Liver transplantation for erythropoietic protoporphyria in Europe

Staffan Wahlin, Per Stal, Rene Adam, Vincent Karam, Robert Porte, Daniel Seehofer, Bridget K Gunson, Jens Hillingsø, Jürgen L Klempnauer, Jan Schmidt, Graeme Alexander, John O'Grady, Pierre-Alain Clavien, Mauro Salizzoni, Andreas Paul, Keith Rolles, Bo-Göran Ericzon, Pauline Harper, European Liver and Intestine Transplant Association (ELITA)

Research output: Contribution to journalArticlepeer-review

38 Citations (Scopus)


Liver transplantation is an established lifesaving treatment for patients with severe protoporphyric liver disease, but disease recurrence in the graft occurs for the majority of recipients. Severe burn injuries may occur when protective light filters are not used with surgical luminaires. Motor neuropathy with an unclear pathogenesis is a frequent complication. We retrospectively studied 35 transplants performed for protoporphyric liver disease in 31 European patients between 1983 and 2008. Most of the patients were male (61.3%), and the mean age at the time of primary transplantation was 39 years (range = 9-60 years). The overall patient survival rates were 77% at 1 year and 66% at 5 and 10 years. The overall rate of disease recurrence in the graft was 69%. Forty-three percent of the patients experienced recurrence within a year, but this was often a transient finding that was associated with other graft complications. Phototoxic injuries due to surgical luminaires were seen in 25.0% of the patients who were not protected by filters, but these injuries were not seen in the 9 patients who were protected by filters. Significant motor neuropathies requiring prolonged ventilation complicated the postoperative course for 5 of the 31 patients (16.1%). Hematopoietic stem cell transplantation was performed for 3 patients to prevent graft loss due to disease recurrence. Prognostic markers are needed to identify patients prone to severe protoporphyric liver disease so that curative stem cell transplantation can be offered to select patients instead of liver transplantation.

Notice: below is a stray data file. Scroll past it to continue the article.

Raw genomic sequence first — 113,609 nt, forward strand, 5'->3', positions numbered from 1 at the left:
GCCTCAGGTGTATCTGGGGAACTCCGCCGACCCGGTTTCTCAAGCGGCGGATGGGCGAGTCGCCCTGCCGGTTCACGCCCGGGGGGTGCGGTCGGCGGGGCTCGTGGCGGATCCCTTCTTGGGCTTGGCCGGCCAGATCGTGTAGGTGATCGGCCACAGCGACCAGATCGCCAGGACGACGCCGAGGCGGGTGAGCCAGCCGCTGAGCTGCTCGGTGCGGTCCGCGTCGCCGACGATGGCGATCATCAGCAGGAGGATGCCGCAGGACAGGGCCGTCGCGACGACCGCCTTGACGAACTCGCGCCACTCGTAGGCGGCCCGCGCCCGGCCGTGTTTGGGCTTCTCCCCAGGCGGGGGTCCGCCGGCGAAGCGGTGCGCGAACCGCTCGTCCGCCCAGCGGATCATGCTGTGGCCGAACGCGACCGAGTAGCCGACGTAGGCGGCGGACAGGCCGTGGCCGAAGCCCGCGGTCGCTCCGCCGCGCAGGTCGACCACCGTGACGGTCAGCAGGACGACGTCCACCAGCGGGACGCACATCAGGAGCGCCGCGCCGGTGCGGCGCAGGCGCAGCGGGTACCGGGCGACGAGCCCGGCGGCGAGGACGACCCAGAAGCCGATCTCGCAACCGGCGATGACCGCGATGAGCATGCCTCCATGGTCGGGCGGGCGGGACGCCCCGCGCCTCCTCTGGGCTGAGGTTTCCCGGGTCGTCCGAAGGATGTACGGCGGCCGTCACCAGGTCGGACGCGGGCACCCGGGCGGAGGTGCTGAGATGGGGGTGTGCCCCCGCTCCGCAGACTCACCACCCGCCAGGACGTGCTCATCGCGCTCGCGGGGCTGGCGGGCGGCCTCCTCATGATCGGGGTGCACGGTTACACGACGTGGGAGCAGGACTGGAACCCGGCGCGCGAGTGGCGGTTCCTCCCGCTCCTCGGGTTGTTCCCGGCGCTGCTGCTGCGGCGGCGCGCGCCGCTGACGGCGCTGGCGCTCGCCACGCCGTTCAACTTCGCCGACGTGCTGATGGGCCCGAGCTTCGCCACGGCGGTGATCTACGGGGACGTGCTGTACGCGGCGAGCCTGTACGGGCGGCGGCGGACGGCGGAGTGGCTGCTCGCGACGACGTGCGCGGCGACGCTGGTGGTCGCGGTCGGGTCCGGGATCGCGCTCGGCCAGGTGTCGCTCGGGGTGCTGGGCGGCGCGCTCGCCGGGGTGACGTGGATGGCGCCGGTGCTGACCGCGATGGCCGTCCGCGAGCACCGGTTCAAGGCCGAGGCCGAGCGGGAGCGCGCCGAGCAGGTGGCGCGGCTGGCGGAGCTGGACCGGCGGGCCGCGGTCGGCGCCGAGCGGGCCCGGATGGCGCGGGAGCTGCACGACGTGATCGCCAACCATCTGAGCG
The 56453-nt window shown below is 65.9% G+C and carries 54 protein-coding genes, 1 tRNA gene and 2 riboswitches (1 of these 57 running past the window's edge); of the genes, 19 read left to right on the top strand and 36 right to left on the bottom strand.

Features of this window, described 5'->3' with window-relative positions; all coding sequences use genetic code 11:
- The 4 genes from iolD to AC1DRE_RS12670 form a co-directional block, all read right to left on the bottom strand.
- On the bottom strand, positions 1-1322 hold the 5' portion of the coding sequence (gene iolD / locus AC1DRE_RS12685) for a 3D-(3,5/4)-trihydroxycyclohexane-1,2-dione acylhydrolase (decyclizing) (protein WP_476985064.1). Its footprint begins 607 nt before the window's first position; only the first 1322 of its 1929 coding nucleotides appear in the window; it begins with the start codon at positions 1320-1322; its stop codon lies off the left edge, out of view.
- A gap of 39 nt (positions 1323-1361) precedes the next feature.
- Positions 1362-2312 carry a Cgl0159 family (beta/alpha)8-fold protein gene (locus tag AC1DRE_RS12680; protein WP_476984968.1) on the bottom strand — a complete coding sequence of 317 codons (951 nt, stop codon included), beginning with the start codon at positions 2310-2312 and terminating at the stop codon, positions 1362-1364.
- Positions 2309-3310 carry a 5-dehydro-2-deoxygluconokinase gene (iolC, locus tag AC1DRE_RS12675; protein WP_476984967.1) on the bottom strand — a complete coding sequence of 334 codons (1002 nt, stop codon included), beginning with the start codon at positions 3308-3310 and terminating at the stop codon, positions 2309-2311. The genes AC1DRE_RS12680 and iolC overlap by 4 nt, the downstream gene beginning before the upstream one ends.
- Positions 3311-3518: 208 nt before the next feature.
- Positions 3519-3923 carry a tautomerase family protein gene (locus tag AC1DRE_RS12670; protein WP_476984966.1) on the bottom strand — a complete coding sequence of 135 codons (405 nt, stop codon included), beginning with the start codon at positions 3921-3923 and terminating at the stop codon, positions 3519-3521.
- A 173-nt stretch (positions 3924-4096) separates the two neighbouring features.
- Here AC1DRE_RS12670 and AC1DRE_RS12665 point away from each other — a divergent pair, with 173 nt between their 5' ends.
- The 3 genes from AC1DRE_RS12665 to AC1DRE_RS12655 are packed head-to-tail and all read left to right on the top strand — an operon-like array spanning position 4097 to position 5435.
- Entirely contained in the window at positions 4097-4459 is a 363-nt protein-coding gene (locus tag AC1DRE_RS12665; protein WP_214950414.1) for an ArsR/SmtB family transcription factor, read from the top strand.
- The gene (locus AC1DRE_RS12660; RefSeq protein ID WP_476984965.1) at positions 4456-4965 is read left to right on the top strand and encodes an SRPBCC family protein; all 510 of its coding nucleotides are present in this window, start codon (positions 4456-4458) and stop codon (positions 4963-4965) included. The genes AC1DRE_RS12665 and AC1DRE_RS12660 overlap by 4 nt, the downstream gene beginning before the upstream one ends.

Original languageEnglish
Pages (from-to)1021-6
Number of pages6
JournalLiver Transplantation
Issue number9
Publication statusPublished - Sept 2011

Bibliographical note

Copyright © 2011 American Association for the Study of Liver Diseases.


  • Adolescent
  • Adult
  • Child
  • Demography
  • Europe
  • Female
  • Humans
  • Liver Failure
  • Liver Transplantation
  • Male
  • Middle Aged
  • Protoporphyria, Erythropoietic
  • Recurrence
  • Retrospective Studies
  • Risk
  • Stem Cell Transplantation
  • Treatment Outcome


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